II. Taxes of the above kind are opposed to modern sentiments of equity. A nearly similar inevitability, however, attaches to a general tax on incomes, simply proportioned to their amounts, so long as it is not heavy enough to induce any particular class of the persons on whom it is imposed to diminish materially the relative supply of their labour; either voluntarily, through emigration or abstinence from matrimony, or involuntarily in consequence of the resources of their families being reduced below the minimum required to support life. But if any considerable diminution in the relative numbers of any class takes place through these causes, it will tend to raise the market value of their labour to some extent, and to that extent to transfer the burden of the tax to other members of the community; but obviously with very different degrees of rapidity, according as the effect is produced (1) by emigration, or (2) by abstinence from matrimony or inability to rear children. Similar consequences may of course follow from any taxation that falls specially on the poorer classes of labourers; hence there is an element of truth in the old doctrine that ``taxes on wages tend to fall on profits'', if applied to the wages of unskilled labour, supposed to be already at the minimum required to ``enable the labourers, one with another, to subsist and perpetuate their race''. And some effect of this kind might no doubt be produced even by taxes proportional (as above proposed) to non-necessary expenditure: but, unless such taxes were extremely heavy, it would generally be of so indefinite and remote a kind as not to be practically worth estimating.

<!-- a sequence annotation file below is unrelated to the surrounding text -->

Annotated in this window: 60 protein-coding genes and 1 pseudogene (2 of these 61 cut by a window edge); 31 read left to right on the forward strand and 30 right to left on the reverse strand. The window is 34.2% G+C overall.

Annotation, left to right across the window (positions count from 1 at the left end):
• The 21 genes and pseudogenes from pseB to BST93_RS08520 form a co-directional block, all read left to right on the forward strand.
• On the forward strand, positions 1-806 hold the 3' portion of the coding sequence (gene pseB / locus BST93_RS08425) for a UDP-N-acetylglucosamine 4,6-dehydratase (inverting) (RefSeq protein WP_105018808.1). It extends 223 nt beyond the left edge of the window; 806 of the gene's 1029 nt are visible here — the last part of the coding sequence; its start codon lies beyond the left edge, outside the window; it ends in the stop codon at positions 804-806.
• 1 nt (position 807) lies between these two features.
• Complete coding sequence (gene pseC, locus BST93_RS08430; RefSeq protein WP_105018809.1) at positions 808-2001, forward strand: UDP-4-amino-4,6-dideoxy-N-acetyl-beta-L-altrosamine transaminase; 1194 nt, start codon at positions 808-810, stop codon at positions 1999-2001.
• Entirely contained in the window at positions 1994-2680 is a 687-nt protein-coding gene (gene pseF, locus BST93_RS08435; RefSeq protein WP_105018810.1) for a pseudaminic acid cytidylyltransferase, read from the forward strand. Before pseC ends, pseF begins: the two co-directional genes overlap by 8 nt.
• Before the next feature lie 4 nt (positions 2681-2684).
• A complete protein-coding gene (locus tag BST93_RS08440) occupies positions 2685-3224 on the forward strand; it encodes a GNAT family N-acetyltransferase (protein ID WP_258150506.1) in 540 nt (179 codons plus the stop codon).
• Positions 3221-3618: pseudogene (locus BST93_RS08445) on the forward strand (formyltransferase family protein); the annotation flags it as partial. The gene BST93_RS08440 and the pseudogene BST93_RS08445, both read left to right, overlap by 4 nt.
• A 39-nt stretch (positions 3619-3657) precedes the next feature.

III. A tax annually levied on the owners of any particular kind of durable wealth, of which the supply is absolutely limited, is in effect more intransferable than it is intended to be; since it will remain onerous to the persons on whom it was originally imposed even after they have sold the article taxed. For instance if Raphael's pictures were thus taxed, the amount of the tax capitalised would tend to be subtracted from their price, so that, after a single transfer by sale, the tax would not be really onerous to the person who actually paid it. A similar effect will be produced by a special tax on land of fixed amount, not increasing with its value or rent: so far as land has changed hands by sale since its imposition, the burden of the tax will be no longer borne by the actual landowner; and therefore even if the tax was originally unjust, the actual landowner will in such case have no claim to its remission. Hence where such a tax is of old date, so that a considerable amount of land has changed hands by sale,---and all by inheritance,---since its original imposition, it seems best not to regard it as really a tax at all, but as a share of the rent of land reserved to the community; just as if it had been a payment imposed when the land was allowed to pass into private ownership.